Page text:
Hyundai Problems

No car is perfect, but we've gathered everything relating to the Hyundai reliability here to help you decide if it's a smart buy.

Which mid-size, diesel SUV should I buy?

Answered by CarsGuide 5 May 2021

Mazda’s SUV range (CX-5 and CX-8) are popular with their owners and have a good reputation in the trade. Crucially, they’re also available with a turbo-diesel engine, so they fit your criteria on that basis. We’d also suggest you take a good look at the South Korean brands’ offerings (Hyundai and Kia) as these are also highly rated by the trade and those companies have been involved with small-capacity diesel engines for decades, so the technology is pretty well sorted.

It’s interesting that you’ve had a good run from your Holden Captiva as that is far from the experience of many owners and former owners of this particular vehicle. As the Captiva ages it is very likely to start giving trouble, so the best advice is to trade up to a newer vehicle sooner rather than later.

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Why is it hard to star my Hyundai i30?

Answered by CarsGuide 5 May 2021

The hard starting and loss of power sound to me like a problem with the fuel pick-up or the fuel pump. In your Hyundai, the fuel filter is part of the pump assembly and lives in the actual fuel tank. Replacing the filter involves removing the pump from the tank, changing the filter and then replacing the whole assembly into the tank. If a hose has been crimped or an air leak introduced into this system, the pump may not be able to supply the engine with all the fuel it needs. A cold start-up is when an engine will suffer from this leak, while tight turns on a roundabout could be enough to starve the engine of fuel if the pick-up (the hose that dips into the petrol in the tank) isn’t in the right position inside the tank. The fact that these problems started when the car received a new fuel filter is a pretty good clue that something was not quite right when the car was put back together. I’d be going back to the workshop that fitted the filter, explaining the problem and giving the shop the opportunity to put things right.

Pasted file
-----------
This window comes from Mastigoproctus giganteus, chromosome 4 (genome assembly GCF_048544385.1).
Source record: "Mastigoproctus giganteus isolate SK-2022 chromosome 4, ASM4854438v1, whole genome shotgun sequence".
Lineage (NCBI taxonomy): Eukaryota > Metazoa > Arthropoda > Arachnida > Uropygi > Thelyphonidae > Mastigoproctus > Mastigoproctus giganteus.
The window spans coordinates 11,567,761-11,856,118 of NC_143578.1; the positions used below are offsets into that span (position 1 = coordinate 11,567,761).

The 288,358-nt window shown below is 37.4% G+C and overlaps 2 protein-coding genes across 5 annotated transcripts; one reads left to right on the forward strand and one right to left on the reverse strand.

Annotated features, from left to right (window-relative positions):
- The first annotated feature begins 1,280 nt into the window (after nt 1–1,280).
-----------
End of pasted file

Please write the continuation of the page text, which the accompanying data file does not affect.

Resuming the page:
The noise in your steering system is almost certainly due to a well known problem with these cars. The electrically-assisted steering system in your car uses a rubber coupling which can deteriorate over time. When this happens, a click or clunk can be heard. The solution is to have the rubber coupling replaced. Because the problem didn’t cause steering failure, Hyundai didn’t issue a recall for this, but a batch of earlier i30s (some cars built in 2007 and 2008) did have a steering coupling that could fail completely, leading to a loss of steering., These were recalled by Hyundai as part of a safety recall back in 2014.

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Hyundai i35 - Did this model ever exist?

Answered by CarsGuide 21 Apr 2021